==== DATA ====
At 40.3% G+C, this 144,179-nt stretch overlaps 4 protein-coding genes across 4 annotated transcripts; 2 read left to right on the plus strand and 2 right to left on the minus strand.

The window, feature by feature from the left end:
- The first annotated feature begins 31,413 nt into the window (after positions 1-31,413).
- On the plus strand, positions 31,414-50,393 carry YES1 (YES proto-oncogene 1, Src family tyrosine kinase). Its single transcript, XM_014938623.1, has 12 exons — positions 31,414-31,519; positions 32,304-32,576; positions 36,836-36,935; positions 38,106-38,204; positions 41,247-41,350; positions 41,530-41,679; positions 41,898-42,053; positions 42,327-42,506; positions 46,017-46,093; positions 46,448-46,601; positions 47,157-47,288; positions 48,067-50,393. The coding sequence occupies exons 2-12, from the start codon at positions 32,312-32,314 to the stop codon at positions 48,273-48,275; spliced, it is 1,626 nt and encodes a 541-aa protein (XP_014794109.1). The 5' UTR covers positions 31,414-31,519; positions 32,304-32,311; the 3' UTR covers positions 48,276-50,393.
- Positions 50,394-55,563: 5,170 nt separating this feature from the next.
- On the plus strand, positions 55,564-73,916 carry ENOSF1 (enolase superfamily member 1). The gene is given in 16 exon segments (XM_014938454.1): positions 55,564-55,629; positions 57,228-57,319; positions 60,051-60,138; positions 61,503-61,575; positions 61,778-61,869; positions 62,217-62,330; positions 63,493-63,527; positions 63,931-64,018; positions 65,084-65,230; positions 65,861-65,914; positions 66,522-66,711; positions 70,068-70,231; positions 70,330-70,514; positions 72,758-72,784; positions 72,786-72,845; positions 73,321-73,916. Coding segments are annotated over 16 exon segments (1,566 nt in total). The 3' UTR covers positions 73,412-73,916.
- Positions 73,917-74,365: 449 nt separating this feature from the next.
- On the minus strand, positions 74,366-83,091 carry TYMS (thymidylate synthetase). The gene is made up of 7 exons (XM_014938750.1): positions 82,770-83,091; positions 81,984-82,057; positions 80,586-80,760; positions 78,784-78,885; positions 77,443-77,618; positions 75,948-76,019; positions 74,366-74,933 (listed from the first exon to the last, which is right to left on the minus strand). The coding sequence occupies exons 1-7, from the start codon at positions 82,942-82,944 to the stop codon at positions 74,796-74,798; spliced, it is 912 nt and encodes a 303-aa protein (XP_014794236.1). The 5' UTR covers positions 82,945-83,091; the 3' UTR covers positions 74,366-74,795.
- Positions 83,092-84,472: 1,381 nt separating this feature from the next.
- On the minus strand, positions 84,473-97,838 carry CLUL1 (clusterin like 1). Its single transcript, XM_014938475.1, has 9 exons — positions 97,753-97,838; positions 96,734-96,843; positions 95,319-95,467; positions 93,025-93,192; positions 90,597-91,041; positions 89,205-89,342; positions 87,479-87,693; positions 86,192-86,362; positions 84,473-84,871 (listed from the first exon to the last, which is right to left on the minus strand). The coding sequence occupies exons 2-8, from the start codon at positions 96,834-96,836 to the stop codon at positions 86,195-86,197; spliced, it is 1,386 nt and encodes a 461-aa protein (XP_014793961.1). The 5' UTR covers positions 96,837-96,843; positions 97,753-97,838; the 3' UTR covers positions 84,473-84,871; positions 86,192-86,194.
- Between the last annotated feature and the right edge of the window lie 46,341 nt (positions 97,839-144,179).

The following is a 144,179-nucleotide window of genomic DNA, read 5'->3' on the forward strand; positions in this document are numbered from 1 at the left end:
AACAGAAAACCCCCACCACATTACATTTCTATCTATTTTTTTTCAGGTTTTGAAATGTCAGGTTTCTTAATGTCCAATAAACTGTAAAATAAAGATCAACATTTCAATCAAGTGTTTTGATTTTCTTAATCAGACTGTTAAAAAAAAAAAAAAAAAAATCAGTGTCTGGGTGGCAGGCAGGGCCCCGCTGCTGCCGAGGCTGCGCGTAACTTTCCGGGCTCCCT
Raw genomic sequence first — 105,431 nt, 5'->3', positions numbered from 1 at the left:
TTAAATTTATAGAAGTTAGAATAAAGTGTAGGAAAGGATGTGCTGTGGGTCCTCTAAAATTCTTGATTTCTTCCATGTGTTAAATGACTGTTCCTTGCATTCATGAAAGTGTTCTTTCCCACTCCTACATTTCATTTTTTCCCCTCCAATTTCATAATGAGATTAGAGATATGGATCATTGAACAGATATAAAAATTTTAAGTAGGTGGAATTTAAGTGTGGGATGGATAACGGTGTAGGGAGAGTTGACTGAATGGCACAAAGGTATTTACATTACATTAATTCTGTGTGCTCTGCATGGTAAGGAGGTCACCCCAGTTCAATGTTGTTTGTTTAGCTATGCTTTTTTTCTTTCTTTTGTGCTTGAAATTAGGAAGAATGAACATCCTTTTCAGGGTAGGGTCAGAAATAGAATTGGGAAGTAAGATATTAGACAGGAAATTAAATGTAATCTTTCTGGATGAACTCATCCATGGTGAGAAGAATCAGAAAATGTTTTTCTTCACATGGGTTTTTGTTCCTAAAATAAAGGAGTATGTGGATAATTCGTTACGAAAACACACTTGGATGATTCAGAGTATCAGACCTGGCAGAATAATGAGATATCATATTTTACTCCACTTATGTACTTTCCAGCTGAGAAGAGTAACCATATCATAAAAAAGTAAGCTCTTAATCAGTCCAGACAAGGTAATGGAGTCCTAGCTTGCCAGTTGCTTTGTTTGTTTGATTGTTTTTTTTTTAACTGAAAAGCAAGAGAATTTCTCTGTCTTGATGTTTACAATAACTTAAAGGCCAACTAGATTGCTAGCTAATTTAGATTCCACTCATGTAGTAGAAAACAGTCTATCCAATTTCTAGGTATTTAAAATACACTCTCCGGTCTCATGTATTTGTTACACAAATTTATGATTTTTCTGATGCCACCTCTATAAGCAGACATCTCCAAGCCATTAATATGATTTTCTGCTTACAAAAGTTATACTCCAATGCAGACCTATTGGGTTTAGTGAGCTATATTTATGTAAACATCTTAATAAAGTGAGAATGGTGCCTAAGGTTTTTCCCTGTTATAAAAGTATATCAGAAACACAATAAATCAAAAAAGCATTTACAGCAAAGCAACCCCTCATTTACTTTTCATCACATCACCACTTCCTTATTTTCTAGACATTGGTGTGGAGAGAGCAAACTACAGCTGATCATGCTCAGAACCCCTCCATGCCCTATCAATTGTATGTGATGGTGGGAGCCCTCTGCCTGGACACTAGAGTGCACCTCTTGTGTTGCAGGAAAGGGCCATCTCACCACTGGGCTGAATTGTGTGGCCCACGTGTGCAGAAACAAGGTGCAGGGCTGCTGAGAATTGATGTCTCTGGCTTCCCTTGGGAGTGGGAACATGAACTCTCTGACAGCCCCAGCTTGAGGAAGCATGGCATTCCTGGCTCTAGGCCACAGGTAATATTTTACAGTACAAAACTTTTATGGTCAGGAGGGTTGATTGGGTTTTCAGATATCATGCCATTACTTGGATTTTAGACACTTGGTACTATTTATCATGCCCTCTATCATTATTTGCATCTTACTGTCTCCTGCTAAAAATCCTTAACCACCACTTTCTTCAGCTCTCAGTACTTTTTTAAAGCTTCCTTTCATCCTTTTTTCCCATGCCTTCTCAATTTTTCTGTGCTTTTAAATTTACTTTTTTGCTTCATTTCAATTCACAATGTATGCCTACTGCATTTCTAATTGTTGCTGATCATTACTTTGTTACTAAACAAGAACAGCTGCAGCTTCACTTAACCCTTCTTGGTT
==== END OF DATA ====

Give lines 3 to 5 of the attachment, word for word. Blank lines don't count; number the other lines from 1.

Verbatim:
- The first annotated feature begins 31,413 nt into the window (after positions 1-31,413).
- On the plus strand, positions 31,414-50,393 carry YES1 (YES proto-oncogene 1, Src family tyrosine kinase). Its single transcript, XM_014938623.1, has 12 exons — positions 31,414-31,519; positions 32,304-32,576; positions 36,836-36,935; positions 38,106-38,204; positions 41,247-41,350; positions 41,530-41,679; positions 41,898-42,053; positions 42,327-42,506; positions 46,017-46,093; positions 46,448-46,601; positions 47,157-47,288; positions 48,067-50,393. The coding sequence occupies exons 2-12, from the start codon at positions 32,312-32,314 to the stop codon at positions 48,273-48,275; spliced, it is 1,626 nt and encodes a 541-aa protein (XP_014794109.1). The 5' UTR covers positions 31,414-31,519; positions 32,304-32,311; the 3' UTR covers positions 48,276-50,393.
- Positions 50,394-55,563: 5,170 nt separating this feature from the next.